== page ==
this - though we'd all benefit enormously;-)

        What makes more sense if Apple is going after revenue would be
        to port Cocoa to windows and produce Apples apps for that
        platform. The iLife and iWork suites are great and priced very

        Darwin -> Windows Services for UNIX (if extended to the
        desktop) or Cygwin

        QT - QT already ported

        Core Image/Video/OpenGL - Vista Windows Presentation

        Core Audio - ???

        Carbon - Not necessary for Apples newest software

        Java - already ported would use same Cocoa bindings

        But I'm happy the way things are. Apple's growth is impressive
        and there is no fear they'll disappear anytime soon (even the
        beleaguered article have disappeared).

        That the windows users bleat about how they can't afford a Mac
        suits me. I get a great laugh out of the windows users calling for
        help with problem after problem whilst my Macs power on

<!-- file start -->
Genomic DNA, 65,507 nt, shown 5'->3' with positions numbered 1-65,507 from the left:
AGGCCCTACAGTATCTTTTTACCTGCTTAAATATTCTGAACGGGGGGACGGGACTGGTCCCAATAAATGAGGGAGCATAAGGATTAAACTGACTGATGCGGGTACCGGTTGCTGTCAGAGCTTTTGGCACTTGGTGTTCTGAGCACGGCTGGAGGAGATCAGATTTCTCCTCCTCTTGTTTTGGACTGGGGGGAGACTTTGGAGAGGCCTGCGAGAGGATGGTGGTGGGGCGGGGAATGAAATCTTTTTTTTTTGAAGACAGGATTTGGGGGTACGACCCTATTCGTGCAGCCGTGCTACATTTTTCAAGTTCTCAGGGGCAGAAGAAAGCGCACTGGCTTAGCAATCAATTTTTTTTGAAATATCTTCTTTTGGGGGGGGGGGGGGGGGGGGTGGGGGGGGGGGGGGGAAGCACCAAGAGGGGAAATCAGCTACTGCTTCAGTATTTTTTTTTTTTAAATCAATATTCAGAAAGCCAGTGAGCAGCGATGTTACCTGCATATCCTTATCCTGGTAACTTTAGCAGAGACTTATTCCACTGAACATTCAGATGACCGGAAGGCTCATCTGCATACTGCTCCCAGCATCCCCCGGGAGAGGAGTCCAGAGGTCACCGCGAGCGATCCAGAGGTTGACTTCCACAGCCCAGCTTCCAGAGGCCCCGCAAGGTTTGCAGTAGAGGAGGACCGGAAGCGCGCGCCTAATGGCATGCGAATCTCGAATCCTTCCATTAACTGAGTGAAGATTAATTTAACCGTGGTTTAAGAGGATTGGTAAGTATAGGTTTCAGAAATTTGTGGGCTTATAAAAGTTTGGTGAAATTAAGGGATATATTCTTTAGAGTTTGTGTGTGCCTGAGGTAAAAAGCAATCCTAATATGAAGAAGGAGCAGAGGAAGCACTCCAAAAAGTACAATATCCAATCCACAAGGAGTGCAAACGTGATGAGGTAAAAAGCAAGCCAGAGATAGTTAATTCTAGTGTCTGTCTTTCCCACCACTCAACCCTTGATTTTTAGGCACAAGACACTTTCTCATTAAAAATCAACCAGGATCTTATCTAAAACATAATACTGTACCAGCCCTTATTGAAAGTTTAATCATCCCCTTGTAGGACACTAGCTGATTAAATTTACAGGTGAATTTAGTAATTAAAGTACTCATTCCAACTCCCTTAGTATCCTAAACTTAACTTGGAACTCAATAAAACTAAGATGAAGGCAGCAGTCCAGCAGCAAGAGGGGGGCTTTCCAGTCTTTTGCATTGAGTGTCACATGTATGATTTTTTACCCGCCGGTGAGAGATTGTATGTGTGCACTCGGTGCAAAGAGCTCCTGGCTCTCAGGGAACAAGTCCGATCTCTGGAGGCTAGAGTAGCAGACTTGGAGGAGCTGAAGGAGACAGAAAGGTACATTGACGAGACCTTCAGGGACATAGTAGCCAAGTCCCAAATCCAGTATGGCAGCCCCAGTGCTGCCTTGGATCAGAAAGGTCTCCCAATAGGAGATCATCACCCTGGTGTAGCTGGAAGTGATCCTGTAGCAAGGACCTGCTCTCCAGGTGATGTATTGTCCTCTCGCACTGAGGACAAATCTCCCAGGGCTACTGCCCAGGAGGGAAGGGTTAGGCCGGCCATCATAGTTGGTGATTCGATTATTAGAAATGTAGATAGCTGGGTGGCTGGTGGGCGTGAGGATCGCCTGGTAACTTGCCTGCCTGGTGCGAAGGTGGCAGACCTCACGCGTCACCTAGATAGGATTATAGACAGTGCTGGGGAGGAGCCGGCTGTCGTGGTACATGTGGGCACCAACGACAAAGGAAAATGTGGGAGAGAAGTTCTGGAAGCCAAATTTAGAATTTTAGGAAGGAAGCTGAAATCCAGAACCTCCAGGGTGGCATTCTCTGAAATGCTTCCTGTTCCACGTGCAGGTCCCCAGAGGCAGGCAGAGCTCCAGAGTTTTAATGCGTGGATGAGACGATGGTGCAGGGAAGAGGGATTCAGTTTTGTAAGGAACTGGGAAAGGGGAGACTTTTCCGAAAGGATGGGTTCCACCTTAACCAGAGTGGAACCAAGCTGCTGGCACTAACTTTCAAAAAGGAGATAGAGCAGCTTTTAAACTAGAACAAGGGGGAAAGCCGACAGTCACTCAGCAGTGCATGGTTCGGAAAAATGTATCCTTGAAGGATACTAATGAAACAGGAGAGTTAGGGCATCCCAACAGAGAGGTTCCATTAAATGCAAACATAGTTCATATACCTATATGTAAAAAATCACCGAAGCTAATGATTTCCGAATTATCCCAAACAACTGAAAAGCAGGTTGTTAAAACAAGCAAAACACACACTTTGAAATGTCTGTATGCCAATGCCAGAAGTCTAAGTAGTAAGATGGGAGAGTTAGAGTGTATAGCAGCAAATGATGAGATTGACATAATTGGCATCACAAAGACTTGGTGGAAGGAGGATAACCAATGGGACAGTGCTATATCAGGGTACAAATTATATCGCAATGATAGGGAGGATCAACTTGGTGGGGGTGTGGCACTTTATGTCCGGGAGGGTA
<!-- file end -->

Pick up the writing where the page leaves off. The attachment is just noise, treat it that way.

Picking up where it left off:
(much to their annoyance).

        The issues I experience on my Linux desktops, and there are
        many (groan), I at least have the satisfaction of knowing I didn't
        have to pay abusive monopoly prices for it.

        QT for Linux and a port of the Cocoa framework would be nice,
        but for revenue maybe a windows NT kernel port first.
        Richard Flude
        • Most of Darwin APSL, not GPL

          Just a minor nitpick: Most of Apple's own Darwin code that is not governed by an existing license is released under the Apple Public Source License, found here:

          Not being a lawyer or a license wonk, I won't even try to determine or explain the differences.
          Accidental Angel_z
  • Missing a real key

    Seems to me, one of the real boost being offered here is the
    ability to run Windows on a Mactel as well as OSX.

    One of the main reasons people are so hesitant to switch is
    having to re-buy all of their expensive Windows software. Plus,
    there are lots of Windows-only games, and there are lots of
    businesses reliant upon one obscure piece of Windows-only

    By selling a machine that can run both, Apple figures to pick up
    marketshare from these fence-sitters. It may only be a few
    percentage points, but from where Apple is sitting now, that's a
    huge increase.
    tic swayback
  • Daystar G4 upgrade announcement

    From MacNews: ( )
    One of the reasons this is interesting is the fact that this uses the older 47/A CPU set - not the new 7448. I don't know of course how realistic the claims are but.. FYI: